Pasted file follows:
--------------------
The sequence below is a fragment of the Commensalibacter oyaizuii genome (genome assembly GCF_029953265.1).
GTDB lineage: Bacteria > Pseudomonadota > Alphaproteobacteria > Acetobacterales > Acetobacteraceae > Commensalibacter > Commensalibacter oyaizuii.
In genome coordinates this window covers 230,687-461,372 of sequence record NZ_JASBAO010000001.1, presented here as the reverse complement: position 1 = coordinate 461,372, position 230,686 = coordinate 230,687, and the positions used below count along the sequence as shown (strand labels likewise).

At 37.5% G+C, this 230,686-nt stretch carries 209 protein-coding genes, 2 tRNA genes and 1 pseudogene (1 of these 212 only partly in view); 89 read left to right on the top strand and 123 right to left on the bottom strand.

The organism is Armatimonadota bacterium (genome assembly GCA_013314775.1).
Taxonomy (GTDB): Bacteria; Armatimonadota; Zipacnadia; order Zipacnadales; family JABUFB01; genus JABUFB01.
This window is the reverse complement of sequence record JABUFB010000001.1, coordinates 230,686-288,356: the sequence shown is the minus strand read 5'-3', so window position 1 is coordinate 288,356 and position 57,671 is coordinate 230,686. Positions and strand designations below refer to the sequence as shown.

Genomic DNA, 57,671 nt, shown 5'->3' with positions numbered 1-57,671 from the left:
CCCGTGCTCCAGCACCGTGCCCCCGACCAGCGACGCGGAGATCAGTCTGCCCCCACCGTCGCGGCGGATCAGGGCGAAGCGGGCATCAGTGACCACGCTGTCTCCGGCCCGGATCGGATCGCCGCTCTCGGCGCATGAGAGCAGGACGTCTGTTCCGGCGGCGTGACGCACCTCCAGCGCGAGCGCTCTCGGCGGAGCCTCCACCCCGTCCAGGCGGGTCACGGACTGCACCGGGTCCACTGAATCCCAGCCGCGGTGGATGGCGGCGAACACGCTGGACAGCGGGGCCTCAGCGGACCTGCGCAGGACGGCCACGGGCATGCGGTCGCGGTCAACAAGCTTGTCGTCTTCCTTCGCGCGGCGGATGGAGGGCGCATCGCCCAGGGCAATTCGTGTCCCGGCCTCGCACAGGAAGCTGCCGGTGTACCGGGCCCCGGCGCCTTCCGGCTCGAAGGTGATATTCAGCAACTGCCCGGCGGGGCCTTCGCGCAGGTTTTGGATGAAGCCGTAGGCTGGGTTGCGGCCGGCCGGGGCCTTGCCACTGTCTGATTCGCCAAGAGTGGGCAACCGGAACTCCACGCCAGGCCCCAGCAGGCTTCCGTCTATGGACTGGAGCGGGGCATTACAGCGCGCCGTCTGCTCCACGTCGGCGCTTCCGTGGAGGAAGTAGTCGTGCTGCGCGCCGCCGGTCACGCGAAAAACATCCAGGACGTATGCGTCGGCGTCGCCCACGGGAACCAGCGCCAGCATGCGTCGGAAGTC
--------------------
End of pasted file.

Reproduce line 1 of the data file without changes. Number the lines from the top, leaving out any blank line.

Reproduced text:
The sequence below is a fragment of the Commensalibacter oyaizuii genome (genome assembly GCF_029953265.1).